At each electrode-electrolyte interface there is a tendency of metal ions from the solution to deposit on the metal electrode trying to make it positively charged. At the same time, metal atoms of the electrode have a tendency to go into the solution as ions and leave behind the electrons at the electrode trying to make it negatively charged. At equilibrium, there is a separation of charges and depending on the tendencies of the two opposing reactions, the electrode may be positively or negatively charged with respect to the solution. A potential difference develops between the electrode and the electrolyte which is called electrode potential. When the concentrations of all the species involved in a half-cell is unity then the electrode potential is known as standard electrode potential.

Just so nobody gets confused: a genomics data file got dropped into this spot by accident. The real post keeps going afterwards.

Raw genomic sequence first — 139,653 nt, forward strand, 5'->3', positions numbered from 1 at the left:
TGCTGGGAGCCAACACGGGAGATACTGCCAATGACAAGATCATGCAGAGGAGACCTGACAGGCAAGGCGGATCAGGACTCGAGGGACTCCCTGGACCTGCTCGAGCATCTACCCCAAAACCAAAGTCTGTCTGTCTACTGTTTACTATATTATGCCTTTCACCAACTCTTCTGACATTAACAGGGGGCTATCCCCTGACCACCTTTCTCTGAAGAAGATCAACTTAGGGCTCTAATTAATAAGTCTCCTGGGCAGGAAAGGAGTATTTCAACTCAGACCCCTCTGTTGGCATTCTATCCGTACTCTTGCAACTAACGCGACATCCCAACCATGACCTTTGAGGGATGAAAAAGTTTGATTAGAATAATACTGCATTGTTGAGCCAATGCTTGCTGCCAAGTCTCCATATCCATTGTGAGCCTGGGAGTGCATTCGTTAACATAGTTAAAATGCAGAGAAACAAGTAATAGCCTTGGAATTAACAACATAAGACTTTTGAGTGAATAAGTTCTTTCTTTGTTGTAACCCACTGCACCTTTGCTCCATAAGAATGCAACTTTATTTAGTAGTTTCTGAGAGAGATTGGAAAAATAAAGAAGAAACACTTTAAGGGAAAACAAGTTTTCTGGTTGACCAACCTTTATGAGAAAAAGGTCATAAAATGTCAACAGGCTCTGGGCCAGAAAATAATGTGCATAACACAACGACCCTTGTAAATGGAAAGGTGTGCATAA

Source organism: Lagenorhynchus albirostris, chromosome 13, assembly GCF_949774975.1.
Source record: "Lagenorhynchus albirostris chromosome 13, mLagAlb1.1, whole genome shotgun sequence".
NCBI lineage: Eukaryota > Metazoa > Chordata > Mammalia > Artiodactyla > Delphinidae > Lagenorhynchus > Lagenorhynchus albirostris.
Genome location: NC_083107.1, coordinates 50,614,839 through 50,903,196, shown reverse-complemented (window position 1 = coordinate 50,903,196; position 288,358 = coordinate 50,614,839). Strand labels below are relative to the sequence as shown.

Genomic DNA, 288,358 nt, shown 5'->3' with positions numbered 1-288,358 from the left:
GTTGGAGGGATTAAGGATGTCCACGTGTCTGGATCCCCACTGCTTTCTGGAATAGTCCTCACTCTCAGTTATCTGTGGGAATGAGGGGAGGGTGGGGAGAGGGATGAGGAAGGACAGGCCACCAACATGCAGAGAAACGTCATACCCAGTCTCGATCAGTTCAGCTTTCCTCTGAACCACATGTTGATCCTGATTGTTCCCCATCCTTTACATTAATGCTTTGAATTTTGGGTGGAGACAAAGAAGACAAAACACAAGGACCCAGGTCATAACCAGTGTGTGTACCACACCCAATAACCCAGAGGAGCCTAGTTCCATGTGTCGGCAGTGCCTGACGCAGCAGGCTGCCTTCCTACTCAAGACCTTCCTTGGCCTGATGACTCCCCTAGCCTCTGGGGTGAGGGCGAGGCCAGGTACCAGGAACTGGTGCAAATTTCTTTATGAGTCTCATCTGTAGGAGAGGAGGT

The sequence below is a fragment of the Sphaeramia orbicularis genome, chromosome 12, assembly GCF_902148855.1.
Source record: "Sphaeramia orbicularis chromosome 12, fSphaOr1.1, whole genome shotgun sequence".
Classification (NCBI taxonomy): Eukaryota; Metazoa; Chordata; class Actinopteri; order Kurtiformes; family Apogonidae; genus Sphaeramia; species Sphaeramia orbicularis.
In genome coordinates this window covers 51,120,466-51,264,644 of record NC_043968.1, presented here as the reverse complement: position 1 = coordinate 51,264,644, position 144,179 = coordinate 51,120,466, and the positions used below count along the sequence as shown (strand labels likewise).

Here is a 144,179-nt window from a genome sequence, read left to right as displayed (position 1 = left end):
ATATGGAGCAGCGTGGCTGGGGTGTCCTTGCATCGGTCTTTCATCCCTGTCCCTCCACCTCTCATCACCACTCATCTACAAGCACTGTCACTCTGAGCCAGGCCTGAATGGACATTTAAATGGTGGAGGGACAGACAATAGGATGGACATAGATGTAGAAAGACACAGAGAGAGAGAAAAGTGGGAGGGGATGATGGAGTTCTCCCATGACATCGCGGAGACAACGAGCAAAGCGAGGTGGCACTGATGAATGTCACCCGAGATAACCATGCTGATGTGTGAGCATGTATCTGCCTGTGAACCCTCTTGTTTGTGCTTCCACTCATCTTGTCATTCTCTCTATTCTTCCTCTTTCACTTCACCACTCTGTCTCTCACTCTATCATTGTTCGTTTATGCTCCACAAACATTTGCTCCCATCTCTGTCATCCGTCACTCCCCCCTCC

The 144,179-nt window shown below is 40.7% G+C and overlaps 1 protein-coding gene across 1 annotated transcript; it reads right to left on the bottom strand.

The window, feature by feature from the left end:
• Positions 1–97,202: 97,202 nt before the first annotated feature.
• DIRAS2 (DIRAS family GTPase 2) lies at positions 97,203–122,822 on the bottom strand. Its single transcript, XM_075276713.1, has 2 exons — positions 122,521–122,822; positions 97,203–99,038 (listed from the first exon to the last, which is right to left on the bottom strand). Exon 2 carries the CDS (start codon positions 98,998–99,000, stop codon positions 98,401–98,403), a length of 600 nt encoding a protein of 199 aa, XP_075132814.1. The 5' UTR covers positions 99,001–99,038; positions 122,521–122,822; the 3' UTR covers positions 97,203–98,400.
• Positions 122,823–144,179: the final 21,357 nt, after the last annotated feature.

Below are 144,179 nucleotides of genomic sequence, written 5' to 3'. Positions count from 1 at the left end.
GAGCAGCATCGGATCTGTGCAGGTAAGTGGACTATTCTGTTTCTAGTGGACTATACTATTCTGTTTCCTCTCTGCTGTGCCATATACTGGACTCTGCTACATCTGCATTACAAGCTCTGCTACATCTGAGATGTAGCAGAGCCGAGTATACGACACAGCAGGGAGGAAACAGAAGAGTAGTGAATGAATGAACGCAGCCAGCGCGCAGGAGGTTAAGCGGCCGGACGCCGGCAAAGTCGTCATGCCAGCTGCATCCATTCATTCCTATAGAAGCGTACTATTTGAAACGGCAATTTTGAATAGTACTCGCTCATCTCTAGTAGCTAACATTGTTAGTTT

Above is an excerpt from my book.
It says that at equilibrium the potential difference develops between electrode and eletrolyte and it is electrode potential.
But at equlibrium, should not the electrode potential should be zero as at equlibirum there should not be any tendency of reaction to occur?